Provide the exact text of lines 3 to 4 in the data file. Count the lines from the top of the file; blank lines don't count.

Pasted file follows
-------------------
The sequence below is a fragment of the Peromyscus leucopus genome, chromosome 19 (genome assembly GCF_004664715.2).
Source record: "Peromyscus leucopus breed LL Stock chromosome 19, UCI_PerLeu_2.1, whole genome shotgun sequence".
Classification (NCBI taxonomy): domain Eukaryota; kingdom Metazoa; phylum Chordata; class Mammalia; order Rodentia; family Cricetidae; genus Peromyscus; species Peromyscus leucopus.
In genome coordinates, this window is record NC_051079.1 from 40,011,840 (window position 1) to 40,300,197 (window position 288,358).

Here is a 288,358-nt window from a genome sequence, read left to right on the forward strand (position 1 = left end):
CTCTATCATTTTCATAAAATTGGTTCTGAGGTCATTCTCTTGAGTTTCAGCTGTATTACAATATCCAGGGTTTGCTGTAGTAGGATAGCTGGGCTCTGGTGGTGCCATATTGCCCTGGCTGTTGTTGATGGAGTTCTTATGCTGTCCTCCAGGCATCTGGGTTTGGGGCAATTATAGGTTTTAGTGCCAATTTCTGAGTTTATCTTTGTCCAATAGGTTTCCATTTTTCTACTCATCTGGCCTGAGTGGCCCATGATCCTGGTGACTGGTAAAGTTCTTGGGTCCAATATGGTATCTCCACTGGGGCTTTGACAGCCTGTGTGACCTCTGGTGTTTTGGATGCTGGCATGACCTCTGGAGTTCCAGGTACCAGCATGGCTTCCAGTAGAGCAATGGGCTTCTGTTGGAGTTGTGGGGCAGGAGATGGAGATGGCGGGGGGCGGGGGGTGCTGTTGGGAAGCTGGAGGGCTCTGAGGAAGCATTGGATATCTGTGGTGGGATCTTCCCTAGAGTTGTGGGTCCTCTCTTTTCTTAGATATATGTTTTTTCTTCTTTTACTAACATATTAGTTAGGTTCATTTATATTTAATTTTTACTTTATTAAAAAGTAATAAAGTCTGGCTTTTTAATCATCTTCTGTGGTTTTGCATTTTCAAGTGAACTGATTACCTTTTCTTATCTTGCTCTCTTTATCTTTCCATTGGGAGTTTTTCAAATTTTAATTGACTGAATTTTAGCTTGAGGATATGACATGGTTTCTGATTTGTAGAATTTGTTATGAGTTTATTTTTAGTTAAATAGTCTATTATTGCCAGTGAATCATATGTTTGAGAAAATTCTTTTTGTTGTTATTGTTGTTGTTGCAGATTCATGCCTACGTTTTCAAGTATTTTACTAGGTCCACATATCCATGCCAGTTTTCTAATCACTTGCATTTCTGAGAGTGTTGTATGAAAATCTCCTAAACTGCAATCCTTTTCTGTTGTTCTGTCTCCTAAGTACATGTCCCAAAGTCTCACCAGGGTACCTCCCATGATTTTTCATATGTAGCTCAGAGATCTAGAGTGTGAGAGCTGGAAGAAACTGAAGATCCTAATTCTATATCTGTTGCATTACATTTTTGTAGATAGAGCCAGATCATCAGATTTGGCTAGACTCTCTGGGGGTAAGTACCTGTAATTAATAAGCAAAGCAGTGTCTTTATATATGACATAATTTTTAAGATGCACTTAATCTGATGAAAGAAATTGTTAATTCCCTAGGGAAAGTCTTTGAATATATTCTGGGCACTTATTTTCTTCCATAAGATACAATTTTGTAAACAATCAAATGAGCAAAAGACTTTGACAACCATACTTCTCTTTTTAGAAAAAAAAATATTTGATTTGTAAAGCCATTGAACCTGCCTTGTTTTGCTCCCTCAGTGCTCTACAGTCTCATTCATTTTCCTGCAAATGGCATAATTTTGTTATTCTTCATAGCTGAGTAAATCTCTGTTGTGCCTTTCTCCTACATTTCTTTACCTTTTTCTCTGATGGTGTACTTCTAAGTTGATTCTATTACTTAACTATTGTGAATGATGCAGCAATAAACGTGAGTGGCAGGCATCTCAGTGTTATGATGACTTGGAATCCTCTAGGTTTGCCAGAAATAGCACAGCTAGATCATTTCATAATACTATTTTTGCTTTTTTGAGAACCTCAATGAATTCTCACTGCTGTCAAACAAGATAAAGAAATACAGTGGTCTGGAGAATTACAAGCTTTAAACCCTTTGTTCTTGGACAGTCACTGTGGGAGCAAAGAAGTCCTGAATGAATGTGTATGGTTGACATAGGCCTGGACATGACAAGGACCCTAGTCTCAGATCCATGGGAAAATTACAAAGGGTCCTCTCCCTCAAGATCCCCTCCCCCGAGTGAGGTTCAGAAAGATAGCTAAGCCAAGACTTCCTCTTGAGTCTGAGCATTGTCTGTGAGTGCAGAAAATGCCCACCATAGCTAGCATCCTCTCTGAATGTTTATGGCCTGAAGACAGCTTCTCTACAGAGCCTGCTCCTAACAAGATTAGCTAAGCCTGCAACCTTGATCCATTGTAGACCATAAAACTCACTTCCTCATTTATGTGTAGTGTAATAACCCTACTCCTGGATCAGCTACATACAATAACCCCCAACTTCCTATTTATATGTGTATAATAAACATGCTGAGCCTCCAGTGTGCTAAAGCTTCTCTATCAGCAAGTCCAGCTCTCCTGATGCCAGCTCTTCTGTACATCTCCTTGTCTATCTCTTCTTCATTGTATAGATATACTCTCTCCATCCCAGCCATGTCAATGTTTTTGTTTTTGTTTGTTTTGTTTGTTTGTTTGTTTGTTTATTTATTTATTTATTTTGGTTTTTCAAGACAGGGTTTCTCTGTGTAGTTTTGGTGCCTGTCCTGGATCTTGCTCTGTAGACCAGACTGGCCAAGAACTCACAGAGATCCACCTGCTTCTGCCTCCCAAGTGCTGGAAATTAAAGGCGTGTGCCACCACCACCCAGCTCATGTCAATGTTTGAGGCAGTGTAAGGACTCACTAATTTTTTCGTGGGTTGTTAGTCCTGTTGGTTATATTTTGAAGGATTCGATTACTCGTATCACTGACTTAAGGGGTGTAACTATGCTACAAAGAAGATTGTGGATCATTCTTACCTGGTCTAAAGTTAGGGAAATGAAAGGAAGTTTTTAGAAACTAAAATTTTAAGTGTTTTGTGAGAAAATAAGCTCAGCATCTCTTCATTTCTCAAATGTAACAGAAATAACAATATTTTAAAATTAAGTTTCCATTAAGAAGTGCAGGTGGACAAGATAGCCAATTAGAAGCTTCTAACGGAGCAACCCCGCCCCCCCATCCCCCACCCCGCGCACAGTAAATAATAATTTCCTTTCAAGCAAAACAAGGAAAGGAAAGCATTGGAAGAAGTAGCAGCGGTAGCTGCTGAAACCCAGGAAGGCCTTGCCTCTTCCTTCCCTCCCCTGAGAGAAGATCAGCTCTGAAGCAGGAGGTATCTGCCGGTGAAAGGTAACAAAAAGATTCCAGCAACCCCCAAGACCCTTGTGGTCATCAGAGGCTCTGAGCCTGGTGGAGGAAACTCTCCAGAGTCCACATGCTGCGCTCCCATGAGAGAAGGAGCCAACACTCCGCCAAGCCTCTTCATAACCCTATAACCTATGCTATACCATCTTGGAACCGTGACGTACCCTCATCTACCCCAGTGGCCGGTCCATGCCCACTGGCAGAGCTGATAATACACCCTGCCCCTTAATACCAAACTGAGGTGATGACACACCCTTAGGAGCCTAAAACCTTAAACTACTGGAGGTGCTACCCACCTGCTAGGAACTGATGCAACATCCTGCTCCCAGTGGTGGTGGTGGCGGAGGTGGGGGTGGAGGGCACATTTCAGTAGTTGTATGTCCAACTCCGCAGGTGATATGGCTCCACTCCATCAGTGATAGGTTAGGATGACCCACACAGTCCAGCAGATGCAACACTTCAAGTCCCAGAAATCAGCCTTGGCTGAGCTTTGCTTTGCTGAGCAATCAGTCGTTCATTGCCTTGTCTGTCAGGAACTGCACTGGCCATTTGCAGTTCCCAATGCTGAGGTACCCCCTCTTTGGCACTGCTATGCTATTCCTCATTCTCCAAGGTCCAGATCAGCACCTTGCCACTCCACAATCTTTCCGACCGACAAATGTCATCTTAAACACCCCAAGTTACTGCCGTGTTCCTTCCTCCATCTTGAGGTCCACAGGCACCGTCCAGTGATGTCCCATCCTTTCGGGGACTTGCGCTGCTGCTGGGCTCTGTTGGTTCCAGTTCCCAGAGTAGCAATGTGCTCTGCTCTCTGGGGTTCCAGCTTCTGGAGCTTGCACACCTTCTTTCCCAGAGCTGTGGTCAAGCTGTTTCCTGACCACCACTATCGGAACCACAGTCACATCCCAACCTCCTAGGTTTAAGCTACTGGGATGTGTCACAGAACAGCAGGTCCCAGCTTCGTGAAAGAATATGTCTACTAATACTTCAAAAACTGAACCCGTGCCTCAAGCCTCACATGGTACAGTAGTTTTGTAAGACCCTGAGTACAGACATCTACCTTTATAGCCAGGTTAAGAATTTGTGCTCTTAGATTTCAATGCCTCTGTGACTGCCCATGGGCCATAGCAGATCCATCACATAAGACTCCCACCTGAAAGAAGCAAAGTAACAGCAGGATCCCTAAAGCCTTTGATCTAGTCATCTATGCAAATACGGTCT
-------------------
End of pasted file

Classification (NCBI taxonomy): domain Eukaryota; kingdom Metazoa; phylum Chordata; class Mammalia; order Rodentia; family Cricetidae; genus Peromyscus; species Peromyscus leucopus.
In genome coordinates, this window is record NC_051079.1 from 40,011,840 (window position 1) to 40,300,197 (window position 288,358).